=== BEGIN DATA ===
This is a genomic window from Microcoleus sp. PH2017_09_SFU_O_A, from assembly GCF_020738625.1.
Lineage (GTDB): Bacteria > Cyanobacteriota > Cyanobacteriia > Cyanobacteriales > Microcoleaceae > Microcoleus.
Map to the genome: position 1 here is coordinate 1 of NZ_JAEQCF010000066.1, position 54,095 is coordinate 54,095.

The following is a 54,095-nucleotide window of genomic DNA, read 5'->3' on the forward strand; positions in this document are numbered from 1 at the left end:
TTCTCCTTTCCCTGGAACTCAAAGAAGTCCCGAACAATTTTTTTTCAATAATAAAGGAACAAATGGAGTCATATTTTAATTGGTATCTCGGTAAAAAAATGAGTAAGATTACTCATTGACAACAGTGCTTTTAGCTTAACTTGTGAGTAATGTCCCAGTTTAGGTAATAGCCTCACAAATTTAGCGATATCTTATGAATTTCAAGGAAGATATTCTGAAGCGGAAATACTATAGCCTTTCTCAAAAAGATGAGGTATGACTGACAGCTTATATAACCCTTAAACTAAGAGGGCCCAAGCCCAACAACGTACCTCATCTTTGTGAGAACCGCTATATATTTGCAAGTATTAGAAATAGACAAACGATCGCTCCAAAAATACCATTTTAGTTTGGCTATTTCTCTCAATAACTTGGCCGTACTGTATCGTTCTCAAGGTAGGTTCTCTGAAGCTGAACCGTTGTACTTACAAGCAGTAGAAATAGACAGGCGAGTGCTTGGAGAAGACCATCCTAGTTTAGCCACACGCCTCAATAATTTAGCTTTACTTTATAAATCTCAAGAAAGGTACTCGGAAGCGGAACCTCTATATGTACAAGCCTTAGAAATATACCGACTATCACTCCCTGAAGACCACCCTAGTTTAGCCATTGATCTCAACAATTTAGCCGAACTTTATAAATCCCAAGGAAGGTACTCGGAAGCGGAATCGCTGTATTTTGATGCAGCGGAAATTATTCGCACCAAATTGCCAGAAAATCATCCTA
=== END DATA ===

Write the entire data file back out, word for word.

This is a genomic window from Microcoleus sp. PH2017_09_SFU_O_A, from assembly GCF_020738625.1.
Lineage (GTDB): Bacteria > Cyanobacteriota > Cyanobacteriia > Cyanobacteriales > Microcoleaceae > Microcoleus.
Map to the genome: position 1 here is coordinate 1 of NZ_JAEQCF010000066.1, position 54,095 is coordinate 54,095.

The following is a 54,095-nucleotide window of genomic DNA, read 5'->3' on the forward strand; positions in this document are numbered from 1 at the left end:
TTCTCCTTTCCCTGGAACTCAAAGAAGTCCCGAACAATTTTTTTTCAATAATAAAGGAACAAATGGAGTCATATTTTAATTGGTATCTCGGTAAAAAAATGAGTAAGATTACTCATTGACAACAGTGCTTTTAGCTTAACTTGTGAGTAATGTCCCAGTTTAGGTAATAGCCTCACAAATTTAGCGATATCTTATGAATTTCAAGGAAGATATTCTGAAGCGGAAATACTATAGCCTTTCTCAAAAAGATGAGGTATGACTGACAGCTTATATAACCCTTAAACTAAGAGGGCCCAAGCCCAACAACGTACCTCATCTTTGTGAGAACCGCTATATATTTGCAAGTATTAGAAATAGACAAACGATCGCTCCAAAAATACCATTTTAGTTTGGCTATTTCTCTCAATAACTTGGCCGTACTGTATCGTTCTCAAGGTAGGTTCTCTGAAGCTGAACCGTTGTACTTACAAGCAGTAGAAATAGACAGGCGAGTGCTTGGAGAAGACCATCCTAGTTTAGCCACACGCCTCAATAATTTAGCTTTACTTTATAAATCTCAAGAAAGGTACTCGGAAGCGGAACCTCTATATGTACAAGCCTTAGAAATATACCGACTATCACTCCCTGAAGACCACCCTAGTTTAGCCATTGATCTCAACAATTTAGCCGAACTTTATAAATCCCAAGGAAGGTACTCGGAAGCGGAATCGCTGTATTTTGATGCAGCGGAAATTATTCGCACCAAATTGCCAGAAAATCATCCTA